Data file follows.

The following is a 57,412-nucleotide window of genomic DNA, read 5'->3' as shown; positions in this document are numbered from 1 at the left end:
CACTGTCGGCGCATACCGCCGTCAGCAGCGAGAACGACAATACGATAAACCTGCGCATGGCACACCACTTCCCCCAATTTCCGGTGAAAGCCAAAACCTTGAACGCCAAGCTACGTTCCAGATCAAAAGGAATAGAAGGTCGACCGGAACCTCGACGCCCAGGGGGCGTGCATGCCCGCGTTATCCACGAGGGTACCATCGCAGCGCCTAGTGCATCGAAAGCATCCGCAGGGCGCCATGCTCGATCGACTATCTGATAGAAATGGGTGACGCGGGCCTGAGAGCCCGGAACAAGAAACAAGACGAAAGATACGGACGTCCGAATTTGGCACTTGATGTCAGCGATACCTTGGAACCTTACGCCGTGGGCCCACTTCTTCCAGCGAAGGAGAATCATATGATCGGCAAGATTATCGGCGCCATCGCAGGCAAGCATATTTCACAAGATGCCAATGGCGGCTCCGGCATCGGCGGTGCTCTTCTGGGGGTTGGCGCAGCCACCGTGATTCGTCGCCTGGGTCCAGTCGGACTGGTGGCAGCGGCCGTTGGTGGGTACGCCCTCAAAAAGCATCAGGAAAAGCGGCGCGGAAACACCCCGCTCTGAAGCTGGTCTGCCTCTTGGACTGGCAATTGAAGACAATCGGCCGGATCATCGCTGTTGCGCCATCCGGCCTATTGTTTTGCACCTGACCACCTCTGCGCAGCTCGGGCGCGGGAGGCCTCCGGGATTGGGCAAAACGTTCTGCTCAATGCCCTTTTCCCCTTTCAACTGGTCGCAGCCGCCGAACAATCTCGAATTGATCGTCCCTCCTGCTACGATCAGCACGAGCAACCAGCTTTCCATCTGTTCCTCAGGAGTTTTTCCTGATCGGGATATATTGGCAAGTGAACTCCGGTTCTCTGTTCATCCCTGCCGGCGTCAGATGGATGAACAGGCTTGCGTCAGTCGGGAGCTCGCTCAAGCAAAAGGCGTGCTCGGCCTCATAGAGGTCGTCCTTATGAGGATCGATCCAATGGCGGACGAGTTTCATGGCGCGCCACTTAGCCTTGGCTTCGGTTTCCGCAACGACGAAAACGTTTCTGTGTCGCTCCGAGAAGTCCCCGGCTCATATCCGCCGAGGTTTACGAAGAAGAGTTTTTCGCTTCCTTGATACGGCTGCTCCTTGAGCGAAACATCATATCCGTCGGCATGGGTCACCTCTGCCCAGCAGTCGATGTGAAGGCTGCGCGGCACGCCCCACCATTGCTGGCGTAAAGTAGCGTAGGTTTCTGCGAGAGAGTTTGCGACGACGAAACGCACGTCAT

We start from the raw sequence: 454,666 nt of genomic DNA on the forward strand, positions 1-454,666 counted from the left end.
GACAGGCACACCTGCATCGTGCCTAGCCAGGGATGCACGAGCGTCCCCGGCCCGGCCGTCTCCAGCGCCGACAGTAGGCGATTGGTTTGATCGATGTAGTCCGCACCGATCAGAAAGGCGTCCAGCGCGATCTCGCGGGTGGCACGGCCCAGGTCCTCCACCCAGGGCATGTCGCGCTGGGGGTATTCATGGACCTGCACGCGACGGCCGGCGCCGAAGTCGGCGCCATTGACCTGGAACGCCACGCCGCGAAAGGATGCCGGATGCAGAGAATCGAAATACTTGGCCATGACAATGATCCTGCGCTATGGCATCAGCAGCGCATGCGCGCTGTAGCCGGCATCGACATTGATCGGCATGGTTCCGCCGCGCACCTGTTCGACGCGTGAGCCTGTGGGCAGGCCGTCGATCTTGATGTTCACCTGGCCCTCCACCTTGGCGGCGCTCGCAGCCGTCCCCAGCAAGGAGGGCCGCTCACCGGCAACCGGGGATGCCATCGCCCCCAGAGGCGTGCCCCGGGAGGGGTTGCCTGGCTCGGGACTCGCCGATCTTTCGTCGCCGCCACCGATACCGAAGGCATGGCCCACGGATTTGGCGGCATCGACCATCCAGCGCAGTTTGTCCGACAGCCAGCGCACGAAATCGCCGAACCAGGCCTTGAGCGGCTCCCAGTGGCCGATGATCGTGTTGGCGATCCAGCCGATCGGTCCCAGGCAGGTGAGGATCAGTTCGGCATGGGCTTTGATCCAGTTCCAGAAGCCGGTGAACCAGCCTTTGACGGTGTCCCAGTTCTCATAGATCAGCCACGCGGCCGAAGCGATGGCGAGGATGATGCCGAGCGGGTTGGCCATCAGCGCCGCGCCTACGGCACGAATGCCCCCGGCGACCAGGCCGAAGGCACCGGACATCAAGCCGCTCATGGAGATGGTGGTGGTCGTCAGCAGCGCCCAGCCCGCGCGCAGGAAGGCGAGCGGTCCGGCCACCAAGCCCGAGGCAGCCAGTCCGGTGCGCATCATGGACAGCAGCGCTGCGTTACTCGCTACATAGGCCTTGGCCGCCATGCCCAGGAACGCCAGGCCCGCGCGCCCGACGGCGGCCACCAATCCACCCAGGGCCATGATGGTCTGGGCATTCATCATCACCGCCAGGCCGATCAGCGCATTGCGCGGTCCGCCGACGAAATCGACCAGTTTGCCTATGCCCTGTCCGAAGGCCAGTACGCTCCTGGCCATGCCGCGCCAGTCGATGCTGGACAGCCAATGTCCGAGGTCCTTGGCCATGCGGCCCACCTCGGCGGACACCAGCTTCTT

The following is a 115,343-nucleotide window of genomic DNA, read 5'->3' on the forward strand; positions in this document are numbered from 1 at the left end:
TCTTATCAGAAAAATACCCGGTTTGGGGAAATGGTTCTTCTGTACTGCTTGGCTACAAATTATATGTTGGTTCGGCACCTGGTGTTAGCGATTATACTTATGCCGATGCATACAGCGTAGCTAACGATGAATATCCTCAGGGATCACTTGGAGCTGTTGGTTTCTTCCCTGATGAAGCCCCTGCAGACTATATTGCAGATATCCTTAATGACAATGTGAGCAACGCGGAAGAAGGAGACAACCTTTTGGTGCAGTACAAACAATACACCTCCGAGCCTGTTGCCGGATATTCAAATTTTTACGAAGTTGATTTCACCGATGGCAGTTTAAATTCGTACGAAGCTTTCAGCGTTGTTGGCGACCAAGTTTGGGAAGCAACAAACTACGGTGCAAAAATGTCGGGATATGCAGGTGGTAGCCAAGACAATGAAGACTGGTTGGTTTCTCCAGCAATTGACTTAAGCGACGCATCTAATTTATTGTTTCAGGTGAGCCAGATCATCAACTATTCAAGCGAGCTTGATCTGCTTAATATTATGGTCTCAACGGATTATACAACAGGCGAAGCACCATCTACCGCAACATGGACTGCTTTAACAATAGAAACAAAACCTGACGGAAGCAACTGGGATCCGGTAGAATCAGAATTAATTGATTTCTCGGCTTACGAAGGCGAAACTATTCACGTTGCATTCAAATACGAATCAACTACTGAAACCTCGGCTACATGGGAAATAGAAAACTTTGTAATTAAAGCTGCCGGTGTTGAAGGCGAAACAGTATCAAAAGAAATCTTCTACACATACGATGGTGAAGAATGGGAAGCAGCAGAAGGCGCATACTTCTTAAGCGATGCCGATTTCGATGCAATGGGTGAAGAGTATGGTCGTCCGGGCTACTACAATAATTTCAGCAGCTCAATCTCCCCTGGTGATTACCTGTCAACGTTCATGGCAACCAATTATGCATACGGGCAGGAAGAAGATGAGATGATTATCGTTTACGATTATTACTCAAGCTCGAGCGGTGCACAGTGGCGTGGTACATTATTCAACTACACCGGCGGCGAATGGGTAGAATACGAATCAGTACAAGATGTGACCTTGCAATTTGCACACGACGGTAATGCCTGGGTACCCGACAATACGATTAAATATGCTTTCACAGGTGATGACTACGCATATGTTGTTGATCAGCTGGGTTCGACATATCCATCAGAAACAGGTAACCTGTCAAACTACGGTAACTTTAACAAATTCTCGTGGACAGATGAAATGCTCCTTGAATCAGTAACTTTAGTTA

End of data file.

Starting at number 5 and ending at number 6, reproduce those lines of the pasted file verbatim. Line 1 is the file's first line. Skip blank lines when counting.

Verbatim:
The following is a 115,343-nucleotide window of genomic DNA, read 5'->3' on the forward strand; positions in this document are numbered from 1 at the left end:
TCTTATCAGAAAAATACCCGGTTTGGGGAAATGGTTCTTCTGTACTGCTTGGCTACAAATTATATGTTGGTTCGGCACCTGGTGTTAGCGATTATACTTATGCCGATGCATACAGCGTAGCTAACGATGAATATCCTCAGGGATCACTTGGAGCTGTTGGTTTCTTCCCTGATGAAGCCCCTGCAGACTATATTGCAGATATCCTTAATGACAATGTGAGCAACGCGGAAGAAGGAGACAACCTTTTGGTGCAGTACAAACAATACACCTCCGAGCCTGTTGCCGGATATTCAAATTTTTACGAAGTTGATTTCACCGATGGCAGTTTAAATTCGTACGAAGCTTTCAGCGTTGTTGGCGACCAAGTTTGGGAAGCAACAAACTACGGTGCAAAAATGTCGGGATATGCAGGTGGTAGCCAAGACAATGAAGACTGGTTGGTTTCTCCAGCAATTGACTTAAGCGACGCATCTAATTTATTGTTTCAGGTGAGCCAGATCATCAACTATTCAAGCGAGCTTGATCTGCTTAATATTATGGTCTCAACGGATTATACAACAGGCGAAGCACCATCTACCGCAACATGGACTGCTTTAACAATAGAAACAAAACCTGACGGAAGCAACTGGGATCCGGTAGAATCAGAATTAATTGATTTCTCGGCTTACGAAGGCGAAACTATTCACGTTGCATTCAAATACGAATCAACTACTGAAACCTCGGCTACATGGGAAATAGAAAACTTTGTAATTAAAGCTGCCGGTGTTGAAGGCGAAACAGTATCAAAAGAAATCTTCTACACATACGATGGTGAAGAATGGGAAGCAGCAGAAGGCGCATACTTCTTAAGCGATGCCGATTTCGATGCAATGGGTGAAGAGTATGGTCGTCCGGGCTACTACAATAATTTCAGCAGCTCAATCTCCCCTGGTGATTACCTGTCAACGTTCATGGCAACCAATTATGCATACGGGCAGGAAGAAGATGAGATGATTATCGTTTACGATTATTACTCAAGCTCGAGCGGTGCACAGTGGCGTGGTACATTATTCAACTACACCGGCGGCGAATGGGTAGAATACGAATCAGTACAAGATGTGACCTTGCAATTTGCACACGACGGTAATGCCTGGGTACCCGACAATACGATTAAATATGCTTTCACAGGTGATGACTACGCATATGTTGTTGATCAGCTGGGTTCGACATATCCATCAGAAACAGGTAACCTGTCAAACTACGGTAACTTTAACAAATTCTCGTGGACAGATGAAATGCTCCTTGAATCAGTAACTTTAGTTA